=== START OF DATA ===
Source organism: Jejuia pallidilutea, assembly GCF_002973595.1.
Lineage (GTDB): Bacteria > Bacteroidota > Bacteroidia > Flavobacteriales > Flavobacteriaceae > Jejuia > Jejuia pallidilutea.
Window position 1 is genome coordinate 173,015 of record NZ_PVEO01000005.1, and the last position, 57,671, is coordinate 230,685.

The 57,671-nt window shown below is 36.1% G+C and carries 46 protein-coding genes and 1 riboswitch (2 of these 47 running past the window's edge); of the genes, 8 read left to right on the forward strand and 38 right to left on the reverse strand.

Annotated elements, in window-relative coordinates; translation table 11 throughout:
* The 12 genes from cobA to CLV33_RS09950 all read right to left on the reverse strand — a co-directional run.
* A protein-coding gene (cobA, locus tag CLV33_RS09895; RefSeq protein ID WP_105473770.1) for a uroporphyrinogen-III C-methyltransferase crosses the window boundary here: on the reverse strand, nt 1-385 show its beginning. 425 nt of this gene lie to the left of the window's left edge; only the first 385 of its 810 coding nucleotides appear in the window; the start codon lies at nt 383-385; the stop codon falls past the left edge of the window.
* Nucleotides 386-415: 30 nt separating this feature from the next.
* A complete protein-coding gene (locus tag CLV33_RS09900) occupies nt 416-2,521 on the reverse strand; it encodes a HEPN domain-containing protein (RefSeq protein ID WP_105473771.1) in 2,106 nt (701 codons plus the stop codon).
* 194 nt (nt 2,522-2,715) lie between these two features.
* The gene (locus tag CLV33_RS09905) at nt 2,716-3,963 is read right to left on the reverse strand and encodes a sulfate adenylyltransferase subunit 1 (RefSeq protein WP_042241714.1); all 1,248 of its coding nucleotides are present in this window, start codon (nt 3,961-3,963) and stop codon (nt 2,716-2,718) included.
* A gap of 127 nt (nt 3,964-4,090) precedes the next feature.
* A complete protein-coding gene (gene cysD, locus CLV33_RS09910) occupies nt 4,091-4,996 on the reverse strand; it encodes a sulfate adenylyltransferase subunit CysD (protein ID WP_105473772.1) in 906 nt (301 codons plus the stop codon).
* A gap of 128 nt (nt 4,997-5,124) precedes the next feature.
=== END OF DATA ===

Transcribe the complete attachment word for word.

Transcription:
Source organism: Jejuia pallidilutea, assembly GCF_002973595.1.
Lineage (GTDB): Bacteria > Bacteroidota > Bacteroidia > Flavobacteriales > Flavobacteriaceae > Jejuia > Jejuia pallidilutea.
Window position 1 is genome coordinate 173,015 of record NZ_PVEO01000005.1, and the last position, 57,671, is coordinate 230,685.

The 57,671-nt window shown below is 36.1% G+C and carries 46 protein-coding genes and 1 riboswitch (2 of these 47 running past the window's edge); of the genes, 8 read left to right on the forward strand and 38 right to left on the reverse strand.

Annotated elements, in window-relative coordinates; translation table 11 throughout:
* The 12 genes from cobA to CLV33_RS09950 all read right to left on the reverse strand — a co-directional run.
* A protein-coding gene (cobA, locus tag CLV33_RS09895; RefSeq protein ID WP_105473770.1) for a uroporphyrinogen-III C-methyltransferase crosses the window boundary here: on the reverse strand, nt 1-385 show its beginning. 425 nt of this gene lie to the left of the window's left edge; only the first 385 of its 810 coding nucleotides appear in the window; the start codon lies at nt 383-385; the stop codon falls past the left edge of the window.
* Nucleotides 386-415: 30 nt separating this feature from the next.
* A complete protein-coding gene (locus tag CLV33_RS09900) occupies nt 416-2,521 on the reverse strand; it encodes a HEPN domain-containing protein (RefSeq protein ID WP_105473771.1) in 2,106 nt (701 codons plus the stop codon).
* 194 nt (nt 2,522-2,715) lie between these two features.
* The gene (locus tag CLV33_RS09905) at nt 2,716-3,963 is read right to left on the reverse strand and encodes a sulfate adenylyltransferase subunit 1 (RefSeq protein WP_042241714.1); all 1,248 of its coding nucleotides are present in this window, start codon (nt 3,961-3,963) and stop codon (nt 2,716-2,718) included.
* A gap of 127 nt (nt 3,964-4,090) precedes the next feature.
* A complete protein-coding gene (gene cysD, locus CLV33_RS09910) occupies nt 4,091-4,996 on the reverse strand; it encodes a sulfate adenylyltransferase subunit CysD (protein ID WP_105473772.1) in 906 nt (301 codons plus the stop codon).
* A gap of 128 nt (nt 4,997-5,124) precedes the next feature.